Week Ten: Mad, bad or sad? Causes of crime & criminality

Week Eleven: Crimes against the person
Summative assessments- Oral group presentations

Week Twelve: Crimes against property
Summative assessments- Oral group presentations

Week Thirteen: Organized crime and public order crimes
Summative assessments- Oral group presentations

Week Fourteen: Profiling
Summative assessment 3 part 2 due

Week Fifteen: Crime prevention, Policy formation and summation
Formative assessment
Week Sixteen: Crime Prevention continued /Revision

Week Seventeen: Revision

Week Eighteen: Summative Assessment 3 part 3 due

*The teaching schedule outlined above is subject to change depending on your assimilation of knowledge and skills of the subject matter, and on changes to legislation as well as unforeseen circumstances.

*Attendance in this VET Justice Course is to help you develop a self-directed, professional attitude and to maximize your educational vocational opportunities and practical skills. Regular class attendance provides fundamental educational value and offers the most effective means for you to gain knowledge and skills of the concepts of the justice environment. Lack of regular attendance and participation may compromise your performance in the course and achieving the final outcome.

Learning Resources

Prescribed Texts

There is no prescribed text for this course. All required readings and case studies will be available in class as a hard copy


White, R. & Haines, F. (2000). Crime and criminology: an introduction. Melbourne: Oxford University Press.

Dubner, S. J & Levitt, S.D (2005). Freakonomics: A Rogue Economist Explores the Hidden Side of Everything. William Morrow and Co.

Other Resources

Overview of Assessment

Assessments may incorporate a variety of methods including role plays, observations, lectures, tutorials, class discussion, reports, simulated scenarios, and audio-visual presentations.



Assessment Type

Word limit or equivalent

Assessment One

Weekly micro-exams

 x 6

Assessment Two

Major Assessment; 3 components:

Statistics Assessment (10%)

Essay (25%)

Victimology Poster (10%)

2500 words

Assessment Three

Group Presentation











If you have a long term medical condition and/or disability it may be possible to negotiate to vary aspects of the learning or assessment methods. You can contact the program coordinator or the Disability Liaison Unit if you would like to find out more.

A student charter summarises your responsibilities as an RMIT student as well as those of your teachers.

Your course assessment conforms to RMIT assessment principles, regulations, policies, procedures and instructions which are available for review online:;ID=c15i3ciaq8ca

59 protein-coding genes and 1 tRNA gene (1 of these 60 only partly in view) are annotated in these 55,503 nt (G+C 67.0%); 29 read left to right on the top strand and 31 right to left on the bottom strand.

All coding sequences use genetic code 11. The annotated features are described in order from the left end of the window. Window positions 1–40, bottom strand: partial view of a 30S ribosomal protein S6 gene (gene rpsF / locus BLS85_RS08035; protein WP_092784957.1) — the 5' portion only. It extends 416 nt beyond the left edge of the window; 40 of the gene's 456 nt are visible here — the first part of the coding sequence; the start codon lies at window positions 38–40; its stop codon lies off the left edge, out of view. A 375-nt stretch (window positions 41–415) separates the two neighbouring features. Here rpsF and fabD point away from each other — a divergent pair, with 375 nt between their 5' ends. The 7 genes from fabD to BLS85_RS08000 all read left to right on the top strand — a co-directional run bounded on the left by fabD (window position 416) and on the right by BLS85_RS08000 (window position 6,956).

Assessment Tasks

All assessment tasks are based on the requirements of the performance criteria, range statements and the assessment guidelines of the course.
• Formative assessments 1 and 2 are research reports based on the performance criteria of the applicable elements.
• Students will have the opportunity to receive feedback and make adjustments/improvements to the areas they are not competent in as a form of ongoing monitoring of their progress
• Summative assessment 1 (graded) will constitute 30% of the final grade. This assessment task comprises 6 micro exams
• Summative assessment 2 (graded) will constitute 25% of the final grade. This assessment comprises a presentation on criminological concepts covered in the course.
• Summative assessment 3 will constitute 45% of the final grade and comprises 3 short essays on the core concepts of criminology
Comprehensive assessment outlines will be issued and discussed with students in class/and of made available through Blackboard

Assessment Matrix

The assessments have been designed to cover all Learning Outcomes and will be graded in accordance with RMIT’s Mark Table which is as follows:

CHD=Competent with High Distinction
CDI=Competent with Distinction
CC=Competent with Credit
CAG=Competency Achieved - Graded
NYC=Not Yet Competent
DNS=Did not Submit for Assessment

Grades which apply to course delivered in accordance with competency-based assessment (not-graded)

CA=Competency Achieved
NYC=Not Yet Competent
DNS=Did Not Submit For Assessment

Other Information

All written work must adhere to the following criteria:
1. Written reports, research projects or essays are to demonstrate an understanding of the concepts and familiarity with the prescribed or negotiated topics
2. It is expected that all submitted work will be well written, with clear and consistent grammar, expression and punctuation. It must be well structured and cogently address the issues raised in the chosen topic in a logical, ordered and organised manner
3. The concepts must be well defined and demonstrate a critical analysis of the chosen topic
4. Written submissions must demonstrate appropriate preparation, reading and research
5. In-text references must follow the APA style of referencing. In addition, you must provide a bibliography with correct and comprehensive details in relation to texts, articles, research reports and other sources that you have used
6. Double or 1.5 spacing and a font size of 10-12 must be used in either Arial or Times Roman. Do not submit double paged assessments.

In accordance with RMIT policy, you may apply for an extension where there have been unexpected or extenuating circumstances, e.g.